While Kodak brought the Ektachrome back to life, Fuji on the other hand decided to murder more colour negative and what’s left of their black and white film. The Superia 200 was axed in 2017 which is a shame because the way this film renders colour is nothing short of spectacular. Especially so in broad daylight and very much like its name, superior to the consumer-grade C200.
Grain is fine, an excellent film choice for prints on matte paper. Images sometime turn out a tad pastel other times heart warming, true to life.
Shot on Canon 500N paired to a Canon EF 35mm f/2 II
Many users criticise Fuji Superia 200 for having a tendency to produce red hues or a greenish cast. That may be true in several circumstances, my findings are accurate colours, minimal grain, great contrast and versatility no matter the condition.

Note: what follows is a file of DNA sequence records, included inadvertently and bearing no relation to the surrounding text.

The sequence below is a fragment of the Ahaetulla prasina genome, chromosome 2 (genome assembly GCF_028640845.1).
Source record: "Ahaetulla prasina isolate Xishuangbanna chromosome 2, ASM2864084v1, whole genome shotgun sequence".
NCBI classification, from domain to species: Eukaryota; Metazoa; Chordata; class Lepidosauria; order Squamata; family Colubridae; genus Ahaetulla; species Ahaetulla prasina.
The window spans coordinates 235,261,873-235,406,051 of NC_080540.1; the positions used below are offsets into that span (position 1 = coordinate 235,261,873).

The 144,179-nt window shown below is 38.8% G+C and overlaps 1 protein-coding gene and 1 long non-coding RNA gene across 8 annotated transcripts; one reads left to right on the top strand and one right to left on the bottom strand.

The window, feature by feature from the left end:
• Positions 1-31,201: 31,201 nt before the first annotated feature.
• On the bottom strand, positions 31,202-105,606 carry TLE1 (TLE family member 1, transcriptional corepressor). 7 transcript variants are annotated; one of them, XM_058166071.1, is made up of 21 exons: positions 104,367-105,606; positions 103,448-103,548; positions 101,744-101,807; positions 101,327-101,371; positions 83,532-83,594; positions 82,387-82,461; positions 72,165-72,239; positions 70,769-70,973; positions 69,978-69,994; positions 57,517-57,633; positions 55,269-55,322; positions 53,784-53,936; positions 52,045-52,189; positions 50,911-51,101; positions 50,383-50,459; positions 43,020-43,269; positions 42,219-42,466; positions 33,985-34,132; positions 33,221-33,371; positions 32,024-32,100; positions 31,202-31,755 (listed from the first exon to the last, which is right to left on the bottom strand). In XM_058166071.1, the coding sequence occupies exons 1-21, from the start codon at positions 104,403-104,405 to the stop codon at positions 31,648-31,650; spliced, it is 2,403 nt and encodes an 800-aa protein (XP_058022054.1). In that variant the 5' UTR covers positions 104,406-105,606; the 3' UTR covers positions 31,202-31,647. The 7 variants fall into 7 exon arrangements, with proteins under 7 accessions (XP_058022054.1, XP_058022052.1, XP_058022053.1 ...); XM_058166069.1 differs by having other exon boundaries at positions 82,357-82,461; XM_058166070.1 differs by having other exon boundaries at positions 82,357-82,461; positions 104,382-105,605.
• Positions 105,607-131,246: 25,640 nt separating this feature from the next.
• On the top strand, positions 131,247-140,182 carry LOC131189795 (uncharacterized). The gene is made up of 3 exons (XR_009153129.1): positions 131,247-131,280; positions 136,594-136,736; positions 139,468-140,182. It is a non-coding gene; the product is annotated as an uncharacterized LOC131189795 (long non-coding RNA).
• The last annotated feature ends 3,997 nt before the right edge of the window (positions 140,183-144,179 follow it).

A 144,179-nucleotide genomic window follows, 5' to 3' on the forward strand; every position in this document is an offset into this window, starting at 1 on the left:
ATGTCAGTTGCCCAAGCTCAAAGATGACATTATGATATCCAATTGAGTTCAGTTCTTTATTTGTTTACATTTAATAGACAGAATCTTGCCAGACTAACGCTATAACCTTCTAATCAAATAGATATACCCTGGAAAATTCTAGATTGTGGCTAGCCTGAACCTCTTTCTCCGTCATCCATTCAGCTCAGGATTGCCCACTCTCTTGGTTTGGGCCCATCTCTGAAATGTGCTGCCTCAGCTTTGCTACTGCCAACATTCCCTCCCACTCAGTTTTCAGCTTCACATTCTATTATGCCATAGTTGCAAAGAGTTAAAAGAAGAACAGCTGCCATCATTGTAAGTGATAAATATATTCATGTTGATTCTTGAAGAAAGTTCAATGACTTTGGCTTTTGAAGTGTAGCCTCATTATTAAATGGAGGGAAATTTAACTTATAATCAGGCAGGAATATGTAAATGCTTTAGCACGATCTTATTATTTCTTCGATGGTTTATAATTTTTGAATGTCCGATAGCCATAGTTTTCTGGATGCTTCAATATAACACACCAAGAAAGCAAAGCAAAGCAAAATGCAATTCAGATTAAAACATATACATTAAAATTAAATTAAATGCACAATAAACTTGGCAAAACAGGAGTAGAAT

Comparing a few photos taken outdoor with daylight using photoshop auto colour only to find things lean more towards the green side of things. Here are some examples:
ANALOGUE: Fujifilm C200
ANALOGUE: Kodak Colorplus 200
ANALOGUE: Fujifilm Proplus II 200
It turns out that most photos show a tint of green, especially when taken indoors, which can be easily corrected in post. Individuals’ skin tones remain nonetheless natural.
Shadows and lights is one of my favourite concepts in photography and I am satisfied with the contrast that this film encapsulate.
Overall, images look rather true to the eyes in terms of saturation, colour and contrast, with minimal grain. If only Fujifilm Superia 200 still is in production, it would be my go-to film in its class.
Shot on 500N paired to a Canon EF 50mm f/1.8 II